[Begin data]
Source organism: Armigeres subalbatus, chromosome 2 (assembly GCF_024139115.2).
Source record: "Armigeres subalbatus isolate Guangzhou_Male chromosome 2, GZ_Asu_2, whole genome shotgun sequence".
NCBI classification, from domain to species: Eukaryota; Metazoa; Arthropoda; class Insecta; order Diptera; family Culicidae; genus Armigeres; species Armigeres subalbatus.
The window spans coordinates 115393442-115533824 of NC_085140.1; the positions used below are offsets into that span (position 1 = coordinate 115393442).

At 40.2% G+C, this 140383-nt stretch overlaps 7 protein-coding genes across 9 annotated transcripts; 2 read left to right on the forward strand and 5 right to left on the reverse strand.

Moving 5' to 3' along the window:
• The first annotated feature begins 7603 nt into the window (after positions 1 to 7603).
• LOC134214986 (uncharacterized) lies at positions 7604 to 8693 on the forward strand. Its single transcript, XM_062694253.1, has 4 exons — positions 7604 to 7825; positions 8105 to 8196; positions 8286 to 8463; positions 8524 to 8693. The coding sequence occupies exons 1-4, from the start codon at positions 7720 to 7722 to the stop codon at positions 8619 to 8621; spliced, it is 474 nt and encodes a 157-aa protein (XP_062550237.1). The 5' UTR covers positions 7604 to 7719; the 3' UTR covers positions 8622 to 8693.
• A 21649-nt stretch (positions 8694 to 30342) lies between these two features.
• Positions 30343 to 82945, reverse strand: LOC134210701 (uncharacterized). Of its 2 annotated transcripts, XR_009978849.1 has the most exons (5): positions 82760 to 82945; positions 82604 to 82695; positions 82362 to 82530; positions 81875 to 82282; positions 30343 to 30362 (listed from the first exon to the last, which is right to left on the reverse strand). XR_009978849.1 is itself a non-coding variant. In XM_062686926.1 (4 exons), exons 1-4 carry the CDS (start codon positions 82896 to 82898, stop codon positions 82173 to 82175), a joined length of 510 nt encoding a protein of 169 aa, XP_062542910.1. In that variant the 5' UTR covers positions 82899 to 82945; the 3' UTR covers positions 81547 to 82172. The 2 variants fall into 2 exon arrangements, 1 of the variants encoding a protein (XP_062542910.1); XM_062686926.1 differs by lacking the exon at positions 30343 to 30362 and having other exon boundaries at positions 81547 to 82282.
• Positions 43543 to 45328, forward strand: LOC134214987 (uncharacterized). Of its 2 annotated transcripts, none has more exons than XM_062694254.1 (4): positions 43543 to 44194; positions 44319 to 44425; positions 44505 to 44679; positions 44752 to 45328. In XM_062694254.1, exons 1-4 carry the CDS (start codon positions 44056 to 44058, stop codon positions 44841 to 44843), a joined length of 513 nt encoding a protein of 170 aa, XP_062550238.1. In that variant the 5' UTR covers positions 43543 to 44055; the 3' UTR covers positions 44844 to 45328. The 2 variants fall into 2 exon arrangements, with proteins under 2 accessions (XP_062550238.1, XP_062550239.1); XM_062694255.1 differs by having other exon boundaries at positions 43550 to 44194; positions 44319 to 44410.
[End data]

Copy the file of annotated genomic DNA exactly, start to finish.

Source organism: Armigeres subalbatus, chromosome 2 (assembly GCF_024139115.2).
Source record: "Armigeres subalbatus isolate Guangzhou_Male chromosome 2, GZ_Asu_2, whole genome shotgun sequence".
NCBI classification, from domain to species: Eukaryota; Metazoa; Arthropoda; class Insecta; order Diptera; family Culicidae; genus Armigeres; species Armigeres subalbatus.
The window spans coordinates 115393442-115533824 of NC_085140.1; the positions used below are offsets into that span (position 1 = coordinate 115393442).

At 40.2% G+C, this 140383-nt stretch overlaps 7 protein-coding genes across 9 annotated transcripts; 2 read left to right on the forward strand and 5 right to left on the reverse strand.

Moving 5' to 3' along the window:
• The first annotated feature begins 7603 nt into the window (after positions 1 to 7603).
• LOC134214986 (uncharacterized) lies at positions 7604 to 8693 on the forward strand. Its single transcript, XM_062694253.1, has 4 exons — positions 7604 to 7825; positions 8105 to 8196; positions 8286 to 8463; positions 8524 to 8693. The coding sequence occupies exons 1-4, from the start codon at positions 7720 to 7722 to the stop codon at positions 8619 to 8621; spliced, it is 474 nt and encodes a 157-aa protein (XP_062550237.1). The 5' UTR covers positions 7604 to 7719; the 3' UTR covers positions 8622 to 8693.
• A 21649-nt stretch (positions 8694 to 30342) lies between these two features.
• Positions 30343 to 82945, reverse strand: LOC134210701 (uncharacterized). Of its 2 annotated transcripts, XR_009978849.1 has the most exons (5): positions 82760 to 82945; positions 82604 to 82695; positions 82362 to 82530; positions 81875 to 82282; positions 30343 to 30362 (listed from the first exon to the last, which is right to left on the reverse strand). XR_009978849.1 is itself a non-coding variant. In XM_062686926.1 (4 exons), exons 1-4 carry the CDS (start codon positions 82896 to 82898, stop codon positions 82173 to 82175), a joined length of 510 nt encoding a protein of 169 aa, XP_062542910.1. In that variant the 5' UTR covers positions 82899 to 82945; the 3' UTR covers positions 81547 to 82172. The 2 variants fall into 2 exon arrangements, 1 of the variants encoding a protein (XP_062542910.1); XM_062686926.1 differs by lacking the exon at positions 30343 to 30362 and having other exon boundaries at positions 81547 to 82282.
• Positions 43543 to 45328, forward strand: LOC134214987 (uncharacterized). Of its 2 annotated transcripts, none has more exons than XM_062694254.1 (4): positions 43543 to 44194; positions 44319 to 44425; positions 44505 to 44679; positions 44752 to 45328. In XM_062694254.1, exons 1-4 carry the CDS (start codon positions 44056 to 44058, stop codon positions 44841 to 44843), a joined length of 513 nt encoding a protein of 170 aa, XP_062550238.1. In that variant the 5' UTR covers positions 43543 to 44055; the 3' UTR covers positions 44844 to 45328. The 2 variants fall into 2 exon arrangements, with proteins under 2 accessions (XP_062550238.1, XP_062550239.1); XM_062694255.1 differs by having other exon boundaries at positions 43550 to 44194; positions 44319 to 44410.